Prime Printing in Poughkeepsie isn’t your typical copy shop. Opened during the world-wide economic slump of 2008, the shop survived its first tenuous years by putting people above profits—an approach that has created a strong customer base and allowed the business to thrive.
In the late 1990s, owner Daniel Clark was working for a competing shop, albeit one that didn’t do much printing.
“There was a dusty little copier in the corner, and I gravitated toward that and the Mac and the PC. I knew how to do some simple layout, and I knew how to juggle jobs,” says Clark. “It got to the point where that was my job. I wasn’t stocking shelves anymore or running the register, I was making copy jobs for people.”
Clark became so good at what he did, customers began to assume that he owned the copy portion of the business. “I took it as a clue,” he says.
Today, Prime Printing has found its niche in producing architectural and engineering prints.
“I don’t specialize in someone bringing in something for a copy of a recipe,” Clark says. “I don’t even fax for that matter. Architectural and engineering printing is my forte.”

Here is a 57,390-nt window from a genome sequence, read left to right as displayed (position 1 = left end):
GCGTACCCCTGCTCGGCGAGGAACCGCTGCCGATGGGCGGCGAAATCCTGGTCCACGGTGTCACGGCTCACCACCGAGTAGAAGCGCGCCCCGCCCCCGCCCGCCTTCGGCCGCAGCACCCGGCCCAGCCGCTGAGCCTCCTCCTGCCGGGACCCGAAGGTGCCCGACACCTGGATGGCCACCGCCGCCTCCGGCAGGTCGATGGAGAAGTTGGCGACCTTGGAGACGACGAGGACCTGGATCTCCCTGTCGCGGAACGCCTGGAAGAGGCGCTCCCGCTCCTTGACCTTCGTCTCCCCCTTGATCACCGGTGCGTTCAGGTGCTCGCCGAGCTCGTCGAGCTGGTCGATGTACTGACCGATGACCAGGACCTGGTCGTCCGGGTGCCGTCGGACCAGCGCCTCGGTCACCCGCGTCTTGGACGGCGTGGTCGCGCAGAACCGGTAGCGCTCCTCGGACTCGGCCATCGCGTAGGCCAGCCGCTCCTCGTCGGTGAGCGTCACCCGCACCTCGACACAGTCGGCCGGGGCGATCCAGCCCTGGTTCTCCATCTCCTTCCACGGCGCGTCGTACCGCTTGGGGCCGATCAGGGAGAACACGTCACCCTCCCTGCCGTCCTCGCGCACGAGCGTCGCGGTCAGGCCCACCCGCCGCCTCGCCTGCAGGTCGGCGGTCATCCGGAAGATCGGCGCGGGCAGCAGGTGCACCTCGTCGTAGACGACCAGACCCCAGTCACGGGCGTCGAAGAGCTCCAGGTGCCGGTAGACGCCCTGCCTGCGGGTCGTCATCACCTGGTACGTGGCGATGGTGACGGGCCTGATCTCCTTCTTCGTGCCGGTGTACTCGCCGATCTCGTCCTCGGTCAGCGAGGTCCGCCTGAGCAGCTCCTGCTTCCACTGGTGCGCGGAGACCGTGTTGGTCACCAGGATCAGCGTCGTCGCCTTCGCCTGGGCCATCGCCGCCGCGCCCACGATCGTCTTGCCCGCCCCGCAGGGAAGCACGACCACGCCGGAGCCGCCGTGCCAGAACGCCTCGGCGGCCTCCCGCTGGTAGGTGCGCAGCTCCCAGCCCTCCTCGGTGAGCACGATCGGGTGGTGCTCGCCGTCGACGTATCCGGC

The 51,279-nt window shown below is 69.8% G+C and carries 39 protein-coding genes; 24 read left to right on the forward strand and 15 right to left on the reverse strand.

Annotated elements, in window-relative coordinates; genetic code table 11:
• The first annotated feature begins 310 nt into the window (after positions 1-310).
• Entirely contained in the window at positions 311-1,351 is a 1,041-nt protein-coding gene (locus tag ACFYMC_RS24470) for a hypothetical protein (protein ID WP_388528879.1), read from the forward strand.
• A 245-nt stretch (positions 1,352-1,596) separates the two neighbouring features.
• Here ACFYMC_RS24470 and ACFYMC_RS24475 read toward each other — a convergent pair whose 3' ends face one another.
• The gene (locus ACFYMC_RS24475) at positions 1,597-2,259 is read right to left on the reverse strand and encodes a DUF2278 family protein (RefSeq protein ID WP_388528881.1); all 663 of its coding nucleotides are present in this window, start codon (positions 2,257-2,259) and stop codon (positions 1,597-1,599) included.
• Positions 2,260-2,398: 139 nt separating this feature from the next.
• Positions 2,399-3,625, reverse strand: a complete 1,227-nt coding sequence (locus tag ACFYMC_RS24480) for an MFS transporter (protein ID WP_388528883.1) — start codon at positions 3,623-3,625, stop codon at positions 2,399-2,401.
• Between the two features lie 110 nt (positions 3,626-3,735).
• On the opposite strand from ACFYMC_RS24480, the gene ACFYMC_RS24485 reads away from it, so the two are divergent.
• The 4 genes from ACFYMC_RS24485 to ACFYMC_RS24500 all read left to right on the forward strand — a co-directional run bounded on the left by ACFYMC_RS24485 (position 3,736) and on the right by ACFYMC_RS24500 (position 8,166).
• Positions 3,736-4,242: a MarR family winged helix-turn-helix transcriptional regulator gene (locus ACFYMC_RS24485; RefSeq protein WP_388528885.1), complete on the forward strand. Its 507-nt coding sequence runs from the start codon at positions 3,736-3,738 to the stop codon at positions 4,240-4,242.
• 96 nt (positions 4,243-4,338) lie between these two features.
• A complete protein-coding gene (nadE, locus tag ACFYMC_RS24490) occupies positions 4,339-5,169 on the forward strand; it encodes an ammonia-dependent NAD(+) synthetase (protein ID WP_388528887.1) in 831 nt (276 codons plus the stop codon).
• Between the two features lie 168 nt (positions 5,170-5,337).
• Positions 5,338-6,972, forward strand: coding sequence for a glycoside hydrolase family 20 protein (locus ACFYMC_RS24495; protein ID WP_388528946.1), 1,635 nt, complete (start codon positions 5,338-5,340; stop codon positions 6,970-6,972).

Clark runs his shop with a spirit of generosity that is already having an impact on future customers.
“Last year and this year, I supplied the Dutchess Community College architecture class with their drafting supplies,” Clark says. “A little bit of me is kind of psyched about it, because these kids are 18 or 19. Hopefully, I’ll be here in 20 years and they’ll say, ‘Oh, I remember that place, they’ve been around forever.’”
Clark has also incorporated his love of helping nonprofits into his advertising strategy.
“It’s been a very organically-growing thing—growing at exactly the pace it should grow—because I really don’t advertise. I rely on word of mouth, and I rely on sponsorships,” he explains. “I would prefer to sponsor an event with an in-kind donation and see the organization that’s hosting that event benefit from it. Even if I hear crickets in exchange, it makes me feel good that I’m at least doing something for someone.”
Prime will often provide a nonprofit with items such as banners, postcards, or booklets, which can translate into major savings for an organization. Clark has worked with a number of nonprofit organizations, including Poughkeepsie Farm Project, Spark Media Project, The Dutchess County SPCA, and Animal Farm Foundation.
“Working with nonprofits allows me to stretch my wings. You can make blueprints all day, and that’s great, but if you can do something meaningful for a group, that’s really why I get up every morning.”